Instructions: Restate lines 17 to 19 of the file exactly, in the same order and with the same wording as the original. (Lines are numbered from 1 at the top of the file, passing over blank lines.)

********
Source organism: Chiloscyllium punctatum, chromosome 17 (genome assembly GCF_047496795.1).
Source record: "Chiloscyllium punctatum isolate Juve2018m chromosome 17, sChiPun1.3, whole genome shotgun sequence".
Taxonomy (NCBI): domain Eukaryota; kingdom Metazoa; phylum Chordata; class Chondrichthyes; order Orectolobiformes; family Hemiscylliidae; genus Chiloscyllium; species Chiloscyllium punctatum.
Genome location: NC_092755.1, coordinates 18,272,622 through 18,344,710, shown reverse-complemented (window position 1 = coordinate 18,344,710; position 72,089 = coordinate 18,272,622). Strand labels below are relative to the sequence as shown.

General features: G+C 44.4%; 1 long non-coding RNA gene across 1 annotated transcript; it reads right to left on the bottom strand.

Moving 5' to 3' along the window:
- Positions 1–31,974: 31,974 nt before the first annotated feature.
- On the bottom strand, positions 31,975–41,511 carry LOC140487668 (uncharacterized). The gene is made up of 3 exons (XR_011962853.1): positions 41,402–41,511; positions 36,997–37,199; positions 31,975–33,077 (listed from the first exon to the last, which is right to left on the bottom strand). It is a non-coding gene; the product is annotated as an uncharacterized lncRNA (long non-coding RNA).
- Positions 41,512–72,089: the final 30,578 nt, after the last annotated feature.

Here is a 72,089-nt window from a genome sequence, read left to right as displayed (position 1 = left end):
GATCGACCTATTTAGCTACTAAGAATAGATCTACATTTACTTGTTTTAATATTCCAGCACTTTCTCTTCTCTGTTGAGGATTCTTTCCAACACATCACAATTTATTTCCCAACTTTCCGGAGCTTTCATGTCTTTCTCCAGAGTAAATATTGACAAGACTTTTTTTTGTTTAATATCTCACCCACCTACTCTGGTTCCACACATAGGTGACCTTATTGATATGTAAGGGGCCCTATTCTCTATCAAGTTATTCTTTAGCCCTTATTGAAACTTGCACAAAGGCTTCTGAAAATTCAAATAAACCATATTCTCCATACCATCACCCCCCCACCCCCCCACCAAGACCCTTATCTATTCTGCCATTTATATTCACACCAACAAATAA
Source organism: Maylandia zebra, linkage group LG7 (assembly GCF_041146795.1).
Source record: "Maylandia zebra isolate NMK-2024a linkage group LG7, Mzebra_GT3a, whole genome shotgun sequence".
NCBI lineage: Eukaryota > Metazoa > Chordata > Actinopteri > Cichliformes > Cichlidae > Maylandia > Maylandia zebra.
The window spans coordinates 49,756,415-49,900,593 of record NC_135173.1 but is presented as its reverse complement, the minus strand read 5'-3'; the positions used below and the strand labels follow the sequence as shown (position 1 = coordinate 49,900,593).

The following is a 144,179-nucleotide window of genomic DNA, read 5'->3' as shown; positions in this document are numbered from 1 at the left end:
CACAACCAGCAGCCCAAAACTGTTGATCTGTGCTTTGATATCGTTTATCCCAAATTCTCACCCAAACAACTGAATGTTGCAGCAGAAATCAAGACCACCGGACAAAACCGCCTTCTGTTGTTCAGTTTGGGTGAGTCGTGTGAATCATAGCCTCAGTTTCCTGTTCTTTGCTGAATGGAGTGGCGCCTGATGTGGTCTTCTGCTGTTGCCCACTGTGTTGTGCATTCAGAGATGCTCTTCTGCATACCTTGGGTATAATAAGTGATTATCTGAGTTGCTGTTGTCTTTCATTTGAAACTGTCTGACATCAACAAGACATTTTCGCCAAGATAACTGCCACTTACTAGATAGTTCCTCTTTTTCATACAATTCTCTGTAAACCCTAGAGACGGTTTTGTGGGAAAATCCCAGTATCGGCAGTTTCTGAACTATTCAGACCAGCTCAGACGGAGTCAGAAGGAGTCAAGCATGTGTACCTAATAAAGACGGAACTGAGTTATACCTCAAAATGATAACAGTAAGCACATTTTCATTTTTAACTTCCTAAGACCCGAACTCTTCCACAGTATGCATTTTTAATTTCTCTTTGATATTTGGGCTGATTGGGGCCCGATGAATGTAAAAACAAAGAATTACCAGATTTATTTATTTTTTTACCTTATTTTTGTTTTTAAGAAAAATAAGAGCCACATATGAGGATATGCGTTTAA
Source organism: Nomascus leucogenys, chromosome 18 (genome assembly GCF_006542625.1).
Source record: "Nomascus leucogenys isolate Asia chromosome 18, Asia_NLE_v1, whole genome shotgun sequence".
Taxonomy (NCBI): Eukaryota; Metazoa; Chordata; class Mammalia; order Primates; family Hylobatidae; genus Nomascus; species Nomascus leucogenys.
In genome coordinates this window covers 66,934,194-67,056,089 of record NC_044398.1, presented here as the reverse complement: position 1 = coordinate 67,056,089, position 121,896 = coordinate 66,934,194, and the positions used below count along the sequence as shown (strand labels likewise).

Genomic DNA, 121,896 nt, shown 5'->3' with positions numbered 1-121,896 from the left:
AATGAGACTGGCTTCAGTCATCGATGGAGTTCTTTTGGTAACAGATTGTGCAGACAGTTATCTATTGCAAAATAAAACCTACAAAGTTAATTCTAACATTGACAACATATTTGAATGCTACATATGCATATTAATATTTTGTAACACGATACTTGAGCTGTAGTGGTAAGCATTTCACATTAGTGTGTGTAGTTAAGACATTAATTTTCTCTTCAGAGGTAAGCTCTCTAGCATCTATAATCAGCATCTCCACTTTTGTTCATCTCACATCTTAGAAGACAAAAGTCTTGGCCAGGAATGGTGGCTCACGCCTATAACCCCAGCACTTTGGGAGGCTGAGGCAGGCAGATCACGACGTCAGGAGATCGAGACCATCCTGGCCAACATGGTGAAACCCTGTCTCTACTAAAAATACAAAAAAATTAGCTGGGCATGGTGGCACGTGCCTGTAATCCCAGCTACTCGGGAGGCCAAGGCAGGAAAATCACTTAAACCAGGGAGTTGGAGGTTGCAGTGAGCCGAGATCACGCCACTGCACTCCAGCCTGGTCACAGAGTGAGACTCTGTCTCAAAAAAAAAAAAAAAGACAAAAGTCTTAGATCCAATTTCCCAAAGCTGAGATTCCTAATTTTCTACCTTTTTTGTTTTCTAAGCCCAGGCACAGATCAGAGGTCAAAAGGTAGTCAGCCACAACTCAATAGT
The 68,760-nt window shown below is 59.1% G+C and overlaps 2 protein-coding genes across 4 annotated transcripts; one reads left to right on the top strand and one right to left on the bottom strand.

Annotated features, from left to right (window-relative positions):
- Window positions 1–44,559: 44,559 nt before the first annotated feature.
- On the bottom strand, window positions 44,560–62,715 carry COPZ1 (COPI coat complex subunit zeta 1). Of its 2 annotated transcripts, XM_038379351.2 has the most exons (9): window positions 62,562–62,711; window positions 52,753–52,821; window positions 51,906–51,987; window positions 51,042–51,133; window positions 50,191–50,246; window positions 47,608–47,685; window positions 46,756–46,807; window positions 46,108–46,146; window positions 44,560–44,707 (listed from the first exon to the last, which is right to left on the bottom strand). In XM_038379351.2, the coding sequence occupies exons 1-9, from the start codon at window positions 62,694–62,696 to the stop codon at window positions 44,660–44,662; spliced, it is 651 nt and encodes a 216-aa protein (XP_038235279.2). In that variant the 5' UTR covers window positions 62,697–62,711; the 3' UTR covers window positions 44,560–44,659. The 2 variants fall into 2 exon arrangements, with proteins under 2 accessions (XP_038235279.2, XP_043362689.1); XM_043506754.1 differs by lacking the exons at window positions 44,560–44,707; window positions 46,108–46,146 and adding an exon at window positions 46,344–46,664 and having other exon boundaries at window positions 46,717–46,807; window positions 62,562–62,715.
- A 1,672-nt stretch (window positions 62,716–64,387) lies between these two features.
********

CACAACCAGCAGCCCAAAACTGTTGATCTGTGCTTTGATATCGTTTATCCCAAATTCTCACCCAAACAACTGAATGTTGCAGCAGAAATCAAGACCACCGGACAAAACCGCCTTCTGTTGTTCAGTTTGGGTGAGTCGTGTGAATCATAGCCTCAGTTTCCTGTTCTTTGCTGAATGGAGTGGCGCCTGATGTGGTCTTCTGCTGTTGCCCACTGTGTTGTGCATTCAGAGATGCTCTTCTGCATACCTTGGGTATAATAAGTGATTATCTGAGTTGCTGTTGTCTTTCATTTGAAACTGTCTGACATCAACAAGACATTTTCGCCAAGATAACTGCCACTTACTAGATAGTTCCTCTTTTTCATACAATTCTCTGTAAACCCTAGAGACGGTTTTGTGGGAAAATCCCAGTATCGGCAGTTTCTGAACTATTCAGACCAGCTCAGACGGAGTCAGAAGGAGTCAAGCATGTGTACCTAATAAAGACGGAACTGAGTTATACCTCAAAATGATAACAGTAAGCACATTTTCATTTTTAACTTCCTAAGACCCGAACTCTTCCACAGTATGCATTTTTAATTTCTCTTTGATATTTGGGCTGATTGGGGCCCGATGAATGTAAAAACAAAGAATTACCAGATTTATTTATTTTTTTACCTTATTTTTGTTTTTAAGAAAAATAAGAGCCACATATGAGGATATGCGTTTAA
Source organism: Nomascus leucogenys, chromosome 18 (genome assembly GCF_006542625.1).
Source record: "Nomascus leucogenys isolate Asia chromosome 18, Asia_NLE_v1, whole genome shotgun sequence".